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Parasitology. Metazoans and Exoparasites Part II. Meatazoans. Three Classes Trematodes (flukes-flat worms) Cestodes (tape worms) Nematodes (round worms). Metazoans. Major Stages of Life Cycle Ova Adult (Mature Parasite). Metazoans. Monecious - having male and

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parasitology

Parasitology

Metazoans and Exoparasites

Part II

meatazoans
Meatazoans

Three Classes

Trematodes (flukes-flat worms)

Cestodes (tape worms)

Nematodes (round worms)

metazoans
Metazoans

Major Stages of Life Cycle

Ova

Adult (Mature Parasite)

metazoans1
Metazoans

Monecious - having male and

female reproductive organs in

the same animal.

Diecious - sexually distinct;

denoting species in which

male and female genitals do

not occur in the same

individual

trematoda
Trematoda

Most trematodes have complex life

cycles, with larval stages parasitizing one or

more species that are different from host of

adults.

Larval stages of some medically important

species include miracidium, redia, cercaria,

and metacercaria.

Most trematodes are endoparasites.

They include several parasites that have an

enormous impact on human populations, such

as human liver flukes and the blood flukes.

trematoda1
Trematoda

Clonorchius sinesis

causes hepatic portal

disease, very painful,

affects liver

trematoda2
Trematoda

Schisotosoma mansoni

blood flukes that targets

organs that are fed by

blood.

trematoda3
Trematoda

Fasciola hepatica,

also known as the common liver

fluke or sheep liver fluke, is a

Parasitic flatworm of the class

Trematoda, phylum

Platyhelminthes that infects liver

of various mammals, including

humans.

cestoda
Cestoda

Cestoda is a class of parasitic

flatworms, commonly called

Tapeworms.

Tapeworms live in the digestive

tract of vertebrates as adults and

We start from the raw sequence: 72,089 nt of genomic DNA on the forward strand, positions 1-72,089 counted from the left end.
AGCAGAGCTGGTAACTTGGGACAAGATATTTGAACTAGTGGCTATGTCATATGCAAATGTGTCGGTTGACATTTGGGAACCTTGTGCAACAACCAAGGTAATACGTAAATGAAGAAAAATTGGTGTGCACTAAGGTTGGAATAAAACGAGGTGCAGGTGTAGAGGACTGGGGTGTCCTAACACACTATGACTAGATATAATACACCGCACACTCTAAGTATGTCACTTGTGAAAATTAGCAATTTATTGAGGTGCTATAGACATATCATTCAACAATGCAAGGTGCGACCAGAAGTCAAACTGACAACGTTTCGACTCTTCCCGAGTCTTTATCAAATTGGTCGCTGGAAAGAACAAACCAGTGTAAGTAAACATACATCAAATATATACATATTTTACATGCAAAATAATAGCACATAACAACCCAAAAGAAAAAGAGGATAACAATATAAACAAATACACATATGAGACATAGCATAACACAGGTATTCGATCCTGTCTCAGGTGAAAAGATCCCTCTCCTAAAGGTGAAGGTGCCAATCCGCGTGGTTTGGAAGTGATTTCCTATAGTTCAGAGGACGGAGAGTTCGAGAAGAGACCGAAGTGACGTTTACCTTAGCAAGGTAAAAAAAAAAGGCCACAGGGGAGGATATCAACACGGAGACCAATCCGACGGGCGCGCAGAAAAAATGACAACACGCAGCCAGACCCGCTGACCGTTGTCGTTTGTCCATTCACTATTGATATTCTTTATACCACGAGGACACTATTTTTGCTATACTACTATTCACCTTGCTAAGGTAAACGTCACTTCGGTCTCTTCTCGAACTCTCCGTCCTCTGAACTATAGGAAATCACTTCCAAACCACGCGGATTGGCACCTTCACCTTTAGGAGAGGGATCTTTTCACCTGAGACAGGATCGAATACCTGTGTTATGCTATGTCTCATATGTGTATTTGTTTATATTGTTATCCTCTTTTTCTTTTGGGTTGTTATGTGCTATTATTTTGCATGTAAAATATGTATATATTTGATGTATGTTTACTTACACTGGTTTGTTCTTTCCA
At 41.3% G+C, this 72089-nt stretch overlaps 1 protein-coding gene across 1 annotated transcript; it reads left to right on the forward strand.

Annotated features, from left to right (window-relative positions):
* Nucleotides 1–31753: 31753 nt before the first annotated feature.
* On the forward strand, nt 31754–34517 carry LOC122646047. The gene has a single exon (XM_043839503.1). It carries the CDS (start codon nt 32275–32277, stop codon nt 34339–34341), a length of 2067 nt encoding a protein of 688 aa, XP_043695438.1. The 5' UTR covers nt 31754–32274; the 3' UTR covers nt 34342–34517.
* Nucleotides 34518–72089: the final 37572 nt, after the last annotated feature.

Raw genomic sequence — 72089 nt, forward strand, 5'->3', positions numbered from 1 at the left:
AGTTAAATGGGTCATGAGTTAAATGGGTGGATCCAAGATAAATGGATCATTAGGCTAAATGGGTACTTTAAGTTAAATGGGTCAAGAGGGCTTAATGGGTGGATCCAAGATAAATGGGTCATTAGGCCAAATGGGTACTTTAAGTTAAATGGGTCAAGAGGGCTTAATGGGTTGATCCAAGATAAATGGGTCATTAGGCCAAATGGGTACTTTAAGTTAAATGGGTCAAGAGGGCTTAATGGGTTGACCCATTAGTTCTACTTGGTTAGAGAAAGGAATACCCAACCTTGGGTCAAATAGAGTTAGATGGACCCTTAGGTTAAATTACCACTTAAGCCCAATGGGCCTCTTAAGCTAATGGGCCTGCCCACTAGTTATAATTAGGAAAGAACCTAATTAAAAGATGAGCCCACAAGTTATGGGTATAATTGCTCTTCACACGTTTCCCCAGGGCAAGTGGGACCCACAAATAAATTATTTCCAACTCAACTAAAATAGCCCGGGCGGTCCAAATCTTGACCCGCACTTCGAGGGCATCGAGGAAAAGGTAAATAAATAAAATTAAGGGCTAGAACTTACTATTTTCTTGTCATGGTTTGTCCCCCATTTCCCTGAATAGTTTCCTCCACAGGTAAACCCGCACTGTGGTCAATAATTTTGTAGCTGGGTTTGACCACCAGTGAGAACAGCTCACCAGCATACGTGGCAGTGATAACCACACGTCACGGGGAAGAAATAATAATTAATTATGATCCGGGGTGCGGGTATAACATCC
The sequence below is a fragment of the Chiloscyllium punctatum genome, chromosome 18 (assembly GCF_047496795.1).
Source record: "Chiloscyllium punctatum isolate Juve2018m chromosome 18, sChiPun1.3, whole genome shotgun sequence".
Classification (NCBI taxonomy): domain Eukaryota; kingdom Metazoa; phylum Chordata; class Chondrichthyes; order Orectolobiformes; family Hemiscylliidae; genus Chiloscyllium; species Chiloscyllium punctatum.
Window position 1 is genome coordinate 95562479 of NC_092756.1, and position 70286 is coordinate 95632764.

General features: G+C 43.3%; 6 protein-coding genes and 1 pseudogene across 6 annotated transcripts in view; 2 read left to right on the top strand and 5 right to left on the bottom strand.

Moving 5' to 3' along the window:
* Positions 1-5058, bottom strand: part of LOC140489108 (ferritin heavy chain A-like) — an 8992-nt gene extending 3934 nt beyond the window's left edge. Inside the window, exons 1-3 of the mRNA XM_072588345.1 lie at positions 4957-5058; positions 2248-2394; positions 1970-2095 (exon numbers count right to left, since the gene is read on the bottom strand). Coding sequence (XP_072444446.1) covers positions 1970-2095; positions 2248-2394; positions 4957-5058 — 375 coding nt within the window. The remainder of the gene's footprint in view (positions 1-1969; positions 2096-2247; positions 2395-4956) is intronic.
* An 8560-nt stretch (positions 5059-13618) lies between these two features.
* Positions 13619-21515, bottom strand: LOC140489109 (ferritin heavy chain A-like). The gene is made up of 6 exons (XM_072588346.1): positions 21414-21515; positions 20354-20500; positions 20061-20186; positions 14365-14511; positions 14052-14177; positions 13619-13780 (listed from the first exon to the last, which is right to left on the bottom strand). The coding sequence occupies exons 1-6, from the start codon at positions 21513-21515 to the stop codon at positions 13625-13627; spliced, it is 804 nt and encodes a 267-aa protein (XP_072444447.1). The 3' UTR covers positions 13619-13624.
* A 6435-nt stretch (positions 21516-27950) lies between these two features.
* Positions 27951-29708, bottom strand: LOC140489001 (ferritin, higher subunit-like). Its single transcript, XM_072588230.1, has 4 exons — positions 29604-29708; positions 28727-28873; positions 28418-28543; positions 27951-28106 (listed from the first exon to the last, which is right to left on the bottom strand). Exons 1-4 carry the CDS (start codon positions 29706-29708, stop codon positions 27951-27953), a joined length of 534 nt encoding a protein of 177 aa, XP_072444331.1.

often in the bodies of various

animals as juveniles.

cestoda1
Cestoda

Taenia saginata

The beef tapeworm can grow

up to 40 feet long (12 m);

other species may grow to

over 100 feet (30 m).

cestoda2
Cestoda

Taenia solium

This infection is caused by

ingestion of eggs shed in the

feces of a human tapeworm

carrier.

Pigs and humans become

infected by ingesting eggs or

gravid proglottids.

Humans are infected either by

ingestion of food contaminated

with feces containing eggs, or by

autoinfection

cestoda3
Cestoda

Echinococcus granulosus

Hydatid worm parasitizes the

small intestine of canids as an

adult, but which has important

intermediate hosts such as

livestock and humans, where it

causes hydatid disease.

Hydatid disease is treated with

surgery, taking special care to leave

the cyst intact so new cysts do not

Form.

nematoda round worms
Nematoda (Round Worms)

Nematoda , phylum consisting of

about 12,000 known species,

and many more predicted species

of worms (commonly known as

roundworms or threadworms).

Nematodes live in the soil and

other terrestrial habitats as well

as in freshwater and marine

environments.

Many are damaging parasites of

plants and animals, including

humans.

nematoda round worms1
Nematoda (Round Worms)

Ascaris lumbricoides –

fairly long, get together in

balls and start breeding

nematod round worm
Nematod (Round Worm)

Necator americanus

hook worm. Likes to

penetrate in soft skin

between toes then migrates

from there to other site in

the body.

nematod round worm1
Nematod (Round Worm)

Trichinella spiralis

Trichinellosis, also called

trichinosis, is caused by

eating raw or undercooked

meat of animals infected with

the larvae.

Infection occurs commonly in

certain wild carnivorous